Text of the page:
I began this post on October 16… and a bit of water has snaked under the bridge since then…
Thanks to another link I saw for a quirky breast cancer dishtowel, I found Knitting in a Happy Camper’s blog, and I looked at all of her work in progress… and felt a little sick. Would you look at the CUTENESS overload that is the Noah’s Ark set at Simply Knitting? Would you look at all the hats and scarves and mitts and dish towels… and stuff that she and bloggers like her are completing? Would you think that maybe the iron would enter my soul, and I would be able to forge ahead and perhaps FINISH MY SCARF which I started months ago? No? Me neither. And I’m not sure what’s wrong with me.
Update: I now believe I know exactly what’s wrong with me — it apparently wasn’t yet cold enough for that ‘iron’ to enter my soul.
I’m knitting now like a mad dog — if mad dogs knit, that is. Both Mac and I have two projects each going great guns, and do you know why? Because a.) we’ve figured out that wool scarves, or ‘mufflers,’ of the type Mac has are maybe stylish looking, but they’re wicked scratchy, and b.) it was 28° F at six p.m. the other day — and dropping rapidly. c.) the sun begins to go down at 3:30, and the cold mist almost hisses up from the icy ground directly afterward.
Here’s the thing: It’s too cold to be stylish. It’s too cold to be worried about being mistaken for someone with terrorist ideologies in mind. It’s just TOO COLD. Out come the black silk balaclavas, the lumpy Tad’s-first-project hats, and the fleece lined mittens. We may look like the Pod People or like homeless folks, but we’re warm.
Oddly, knitting is not a craze with the twenties-thirties crowd here in the Auld Isle of Gaels. I don’t know about the rest of the UK, but I have not seen ONE PERSON (Okay, one person other than India, and with that girl, I believe it’s pathological) knitting anything — and granted, I don’t get out much, but I have looked at train stations, hospital waiting rooms and on buses. Nobody seems to knit, and certainly no one under the age of sixty seems familiar with the craft. Thus me plying my needles during the four hours to and from St. Andrews the other day got no end of sidelong looks.
“If I brrrring ye up a skein of wool, will you knit me a kilt?” a bespectacled and brogue-d gentleman asked me, peering at my scarf with his bifocals. (I’m going to admit right here: people in Scotland over a certain age I can barely understand. This is LOOSELY translated; he said something about knitting him a kilt, and I was too gobsmacked to hear the rest, so don’t quote me.) He folded his white cane. (Which was a sure sign to me as to why he was thinking I could knit a kilt — obviously the dear old gent couldn’t really SEE that scarf…)
“Oh, sure, if you’ve got ages,” I retorted. I love my $2 fancy clearance yarn, but ribbon yarn on bamboo needles in a moving vehicle can be a real pain, and I was a mite tetchy — as well as a little unnerved at the idea of a.) the plaid, b.) the length that would go into knitting a kilt. (Oy, and the felting!).
“Haven’t seen a young lass with the needles for many a year now,” the man went on reminiscing and I simply smiled at him, sure I was going to hear something about The War or The Depression (or didn’t they call it that here?) and went back to wrestling my scarf into submission. It was the second time I’d had (close to — minus the kilt thing, obviously) that same conversation that day.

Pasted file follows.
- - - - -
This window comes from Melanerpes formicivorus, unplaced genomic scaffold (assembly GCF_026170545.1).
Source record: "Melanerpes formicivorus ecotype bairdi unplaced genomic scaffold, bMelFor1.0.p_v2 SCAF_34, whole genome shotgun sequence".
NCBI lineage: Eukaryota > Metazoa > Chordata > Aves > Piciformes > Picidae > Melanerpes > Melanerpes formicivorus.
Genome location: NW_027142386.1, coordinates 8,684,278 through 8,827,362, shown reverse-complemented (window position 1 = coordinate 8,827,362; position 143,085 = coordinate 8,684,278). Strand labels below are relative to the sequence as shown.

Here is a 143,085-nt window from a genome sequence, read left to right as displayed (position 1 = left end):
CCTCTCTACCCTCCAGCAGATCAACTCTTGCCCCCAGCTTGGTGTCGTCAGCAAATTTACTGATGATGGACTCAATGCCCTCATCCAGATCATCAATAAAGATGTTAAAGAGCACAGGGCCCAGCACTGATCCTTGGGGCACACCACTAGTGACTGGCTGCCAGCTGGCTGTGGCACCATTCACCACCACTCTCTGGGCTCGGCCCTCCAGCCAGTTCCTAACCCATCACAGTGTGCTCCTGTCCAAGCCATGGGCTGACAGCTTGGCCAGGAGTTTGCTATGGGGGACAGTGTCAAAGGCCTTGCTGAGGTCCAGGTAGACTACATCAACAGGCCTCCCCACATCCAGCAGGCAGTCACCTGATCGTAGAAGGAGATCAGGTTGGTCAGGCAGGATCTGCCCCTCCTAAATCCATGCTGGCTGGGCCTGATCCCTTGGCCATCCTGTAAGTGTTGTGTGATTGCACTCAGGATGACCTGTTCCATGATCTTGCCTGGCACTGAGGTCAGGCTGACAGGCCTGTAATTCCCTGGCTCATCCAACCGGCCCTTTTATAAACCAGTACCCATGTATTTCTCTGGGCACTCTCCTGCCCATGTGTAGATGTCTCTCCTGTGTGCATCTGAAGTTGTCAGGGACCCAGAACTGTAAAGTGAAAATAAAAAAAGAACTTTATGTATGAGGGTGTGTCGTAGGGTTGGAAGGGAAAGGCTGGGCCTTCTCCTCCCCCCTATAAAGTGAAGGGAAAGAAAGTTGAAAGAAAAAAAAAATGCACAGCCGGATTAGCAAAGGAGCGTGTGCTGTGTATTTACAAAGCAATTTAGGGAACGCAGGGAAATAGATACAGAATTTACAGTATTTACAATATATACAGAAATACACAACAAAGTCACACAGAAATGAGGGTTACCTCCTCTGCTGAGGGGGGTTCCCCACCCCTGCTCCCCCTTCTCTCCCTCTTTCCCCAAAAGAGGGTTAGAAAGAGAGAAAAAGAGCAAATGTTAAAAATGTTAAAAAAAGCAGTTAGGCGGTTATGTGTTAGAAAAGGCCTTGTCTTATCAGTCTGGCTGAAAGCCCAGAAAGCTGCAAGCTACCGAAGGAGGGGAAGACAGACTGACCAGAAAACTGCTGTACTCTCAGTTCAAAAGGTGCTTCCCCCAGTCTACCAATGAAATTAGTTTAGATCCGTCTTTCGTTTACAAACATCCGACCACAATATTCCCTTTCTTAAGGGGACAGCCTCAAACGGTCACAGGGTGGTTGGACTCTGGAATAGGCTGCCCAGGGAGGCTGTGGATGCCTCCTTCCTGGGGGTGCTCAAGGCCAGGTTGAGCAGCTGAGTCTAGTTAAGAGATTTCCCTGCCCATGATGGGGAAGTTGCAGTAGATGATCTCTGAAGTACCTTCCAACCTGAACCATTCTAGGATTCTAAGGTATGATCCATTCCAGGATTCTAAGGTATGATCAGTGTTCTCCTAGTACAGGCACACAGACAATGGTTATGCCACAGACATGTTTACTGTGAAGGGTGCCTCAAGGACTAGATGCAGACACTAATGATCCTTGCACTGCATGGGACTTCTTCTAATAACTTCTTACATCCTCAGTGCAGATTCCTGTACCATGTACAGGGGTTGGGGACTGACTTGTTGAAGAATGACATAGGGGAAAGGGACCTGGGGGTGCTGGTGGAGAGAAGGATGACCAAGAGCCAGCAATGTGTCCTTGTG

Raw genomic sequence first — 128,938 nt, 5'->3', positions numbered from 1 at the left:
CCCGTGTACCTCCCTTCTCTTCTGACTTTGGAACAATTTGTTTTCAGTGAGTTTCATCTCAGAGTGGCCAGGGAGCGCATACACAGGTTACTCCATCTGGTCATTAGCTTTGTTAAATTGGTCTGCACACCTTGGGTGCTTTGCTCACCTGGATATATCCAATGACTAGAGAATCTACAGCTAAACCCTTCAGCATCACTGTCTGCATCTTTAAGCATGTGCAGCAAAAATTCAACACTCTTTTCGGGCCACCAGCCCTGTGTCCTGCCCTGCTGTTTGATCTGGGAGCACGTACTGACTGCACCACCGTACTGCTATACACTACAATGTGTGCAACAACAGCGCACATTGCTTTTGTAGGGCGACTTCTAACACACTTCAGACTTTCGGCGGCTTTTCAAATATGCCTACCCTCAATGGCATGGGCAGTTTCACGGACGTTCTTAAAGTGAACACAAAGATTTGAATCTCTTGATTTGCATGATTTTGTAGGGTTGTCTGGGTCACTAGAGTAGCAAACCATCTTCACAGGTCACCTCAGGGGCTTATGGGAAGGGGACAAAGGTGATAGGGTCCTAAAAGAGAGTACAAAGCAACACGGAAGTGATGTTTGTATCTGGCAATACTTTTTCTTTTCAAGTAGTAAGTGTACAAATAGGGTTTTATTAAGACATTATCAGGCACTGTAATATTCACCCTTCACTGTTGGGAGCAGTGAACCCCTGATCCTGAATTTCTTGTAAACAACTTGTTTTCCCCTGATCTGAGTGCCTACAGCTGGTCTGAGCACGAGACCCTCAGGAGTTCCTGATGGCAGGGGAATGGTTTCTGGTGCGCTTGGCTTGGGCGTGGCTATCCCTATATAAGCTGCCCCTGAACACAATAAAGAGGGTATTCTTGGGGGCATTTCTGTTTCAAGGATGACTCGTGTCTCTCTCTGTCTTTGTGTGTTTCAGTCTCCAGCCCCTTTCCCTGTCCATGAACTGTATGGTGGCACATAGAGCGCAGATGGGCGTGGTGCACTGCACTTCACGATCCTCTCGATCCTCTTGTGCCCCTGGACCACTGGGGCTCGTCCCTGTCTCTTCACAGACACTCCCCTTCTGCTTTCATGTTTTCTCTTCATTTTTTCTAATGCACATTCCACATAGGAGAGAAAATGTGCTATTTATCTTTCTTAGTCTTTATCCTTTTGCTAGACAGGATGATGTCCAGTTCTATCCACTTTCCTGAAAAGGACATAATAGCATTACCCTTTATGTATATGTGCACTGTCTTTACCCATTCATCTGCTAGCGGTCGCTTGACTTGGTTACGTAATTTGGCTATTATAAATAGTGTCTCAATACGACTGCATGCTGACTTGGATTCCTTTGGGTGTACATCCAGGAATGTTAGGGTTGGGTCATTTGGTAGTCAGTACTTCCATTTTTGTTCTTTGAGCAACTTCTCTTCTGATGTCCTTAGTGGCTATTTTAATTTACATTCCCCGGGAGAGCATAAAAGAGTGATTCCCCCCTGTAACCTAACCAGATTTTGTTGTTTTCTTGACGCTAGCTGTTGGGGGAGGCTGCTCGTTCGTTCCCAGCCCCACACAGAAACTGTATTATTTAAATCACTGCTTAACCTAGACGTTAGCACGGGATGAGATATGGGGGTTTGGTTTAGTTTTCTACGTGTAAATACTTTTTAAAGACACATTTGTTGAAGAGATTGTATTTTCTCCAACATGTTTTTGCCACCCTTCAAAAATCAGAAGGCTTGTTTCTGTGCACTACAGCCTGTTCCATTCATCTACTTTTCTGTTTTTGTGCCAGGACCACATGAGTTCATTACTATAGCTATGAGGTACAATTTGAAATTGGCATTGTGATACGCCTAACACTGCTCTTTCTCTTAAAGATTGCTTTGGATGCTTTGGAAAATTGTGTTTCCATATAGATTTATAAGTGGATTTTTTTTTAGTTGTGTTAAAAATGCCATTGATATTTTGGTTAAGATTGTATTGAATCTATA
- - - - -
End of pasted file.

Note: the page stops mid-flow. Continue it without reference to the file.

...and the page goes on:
Coming back from St. Andrews during commute hours when we had to run to a whole different track since they changed our train at the last minute due to a failure with the points — it wouldn’t switch or something — (grumble, grump, First Scot Rail!), I have to admit that my knitting smoothed the way whenever I sat down. Silver-haired passengers beamed at me and made room as I had to wedge down amongst them. It was as if God was in His heaven and all was right with the world since a proper lass — well, proper for being so dark and forrreign — wasn’t sitting with her hands idle.
People nearer my age to their mid-forties, however, were unimpressed. And Mac’s knitting… um. Freaked people the heck out. It’s just not the same when a fresh-faced boy with long hair and silver hoops in his ears plunks into the seat next to you and pulls out his bamboo yarn. Dunno why people are leery of that, but the looks were as bad as if he’d grown an extra arm.
Oh well. When it snows, as we’ve been eagerly assured that it will do, we will be READY — with weather reinforced scarves and neat and consistently cable-knitted soft mufflers.
I’m reading blogs of people working on Christmas projects, and realize with a dawning amusement that we’ve not started on Christmas yet. No, I don’t mean Scotland hasn’t — St. George’s Square is lit up like a carnival — and they have a carousel — but I mean we haven’t started on Thanksgiving. Because British television mostly does not appeal to us, we don’t watch television almost at all, thus are missing the first harbingers of any shopping frenzy: commercials. We don’t have the stunningly creepy Celine Dion lying on the floor singing at us. We don’t have toys upon toys upon kitchen items and things flashing at us screaming “Buy! Buy! Buy!” We have instead two papers due, a mountain of books to read and review and deadlines looming. We have a major rehearsal and a three hour concert looming. Maybe in a week or so we’ll be able to think about Christmas, but just now, we’re not in the buying frenzy, and not yet in the not-going-home depression, thus hopefully in a few weeks we’ll be able to wish you joy with some sort of sincerity.
After a major move and with school fees, we’re definitely not moneyed this season. What are you other broke people doing for Christmas?